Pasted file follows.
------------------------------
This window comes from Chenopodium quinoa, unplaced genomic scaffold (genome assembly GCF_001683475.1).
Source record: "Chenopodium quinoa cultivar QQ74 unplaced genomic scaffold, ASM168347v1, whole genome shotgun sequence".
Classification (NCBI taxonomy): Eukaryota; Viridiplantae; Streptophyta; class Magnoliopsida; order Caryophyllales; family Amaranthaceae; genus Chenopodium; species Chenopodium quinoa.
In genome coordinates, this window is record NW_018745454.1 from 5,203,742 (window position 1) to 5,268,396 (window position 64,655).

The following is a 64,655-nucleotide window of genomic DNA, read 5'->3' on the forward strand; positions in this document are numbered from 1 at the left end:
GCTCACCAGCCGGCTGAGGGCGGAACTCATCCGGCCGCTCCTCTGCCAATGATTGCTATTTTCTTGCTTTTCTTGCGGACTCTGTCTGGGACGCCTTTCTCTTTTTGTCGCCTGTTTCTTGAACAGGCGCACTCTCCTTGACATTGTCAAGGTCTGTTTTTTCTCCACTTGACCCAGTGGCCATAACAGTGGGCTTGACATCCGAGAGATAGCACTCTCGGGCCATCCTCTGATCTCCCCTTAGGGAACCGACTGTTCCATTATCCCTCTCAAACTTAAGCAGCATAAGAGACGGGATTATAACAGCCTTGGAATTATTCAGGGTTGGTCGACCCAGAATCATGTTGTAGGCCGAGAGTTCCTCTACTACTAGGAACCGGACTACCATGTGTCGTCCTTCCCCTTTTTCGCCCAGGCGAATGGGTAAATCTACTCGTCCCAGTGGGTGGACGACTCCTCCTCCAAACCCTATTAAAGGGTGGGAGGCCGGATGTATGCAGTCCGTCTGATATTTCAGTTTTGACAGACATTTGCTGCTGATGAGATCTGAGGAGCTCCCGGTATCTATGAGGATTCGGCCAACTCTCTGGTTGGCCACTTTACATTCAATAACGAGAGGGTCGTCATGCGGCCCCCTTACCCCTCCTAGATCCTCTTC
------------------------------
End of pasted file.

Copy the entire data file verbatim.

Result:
This window comes from Chenopodium quinoa, unplaced genomic scaffold (genome assembly GCF_001683475.1).
Source record: "Chenopodium quinoa cultivar QQ74 unplaced genomic scaffold, ASM168347v1, whole genome shotgun sequence".
Classification (NCBI taxonomy): Eukaryota; Viridiplantae; Streptophyta; class Magnoliopsida; order Caryophyllales; family Amaranthaceae; genus Chenopodium; species Chenopodium quinoa.
In genome coordinates, this window is record NW_018745454.1 from 5,203,742 (window position 1) to 5,268,396 (window position 64,655).

The following is a 64,655-nucleotide window of genomic DNA, read 5'->3' on the forward strand; positions in this document are numbered from 1 at the left end:
GCTCACCAGCCGGCTGAGGGCGGAACTCATCCGGCCGCTCCTCTGCCAATGATTGCTATTTTCTTGCTTTTCTTGCGGACTCTGTCTGGGACGCCTTTCTCTTTTTGTCGCCTGTTTCTTGAACAGGCGCACTCTCCTTGACATTGTCAAGGTCTGTTTTTTCTCCACTTGACCCAGTGGCCATAACAGTGGGCTTGACATCCGAGAGATAGCACTCTCGGGCCATCCTCTGATCTCCCCTTAGGGAACCGACTGTTCCATTATCCCTCTCAAACTTAAGCAGCATAAGAGACGGGATTATAACAGCCTTGGAATTATTCAGGGTTGGTCGACCCAGAATCATGTTGTAGGCCGAGAGTTCCTCTACTACTAGGAACCGGACTACCATGTGTCGTCCTTCCCCTTTTTCGCCCAGGCGAATGGGTAAATCTACTCGTCCCAGTGGGTGGACGACTCCTCCTCCAAACCCTATTAAAGGGTGGGAGGCCGGATGTATGCAGTCCGTCTGATATTTCAGTTTTGACAGACATTTGCTGCTGATGAGATCTGAGGAGCTCCCGGTATCTATGAGGATTCGGCCAACTCTCTGGTTGGCCACTTTACATTCAATAACGAGAGGGTCGTCATGCGGCCCCCTTACCCCTCCTAGATCCTCTTC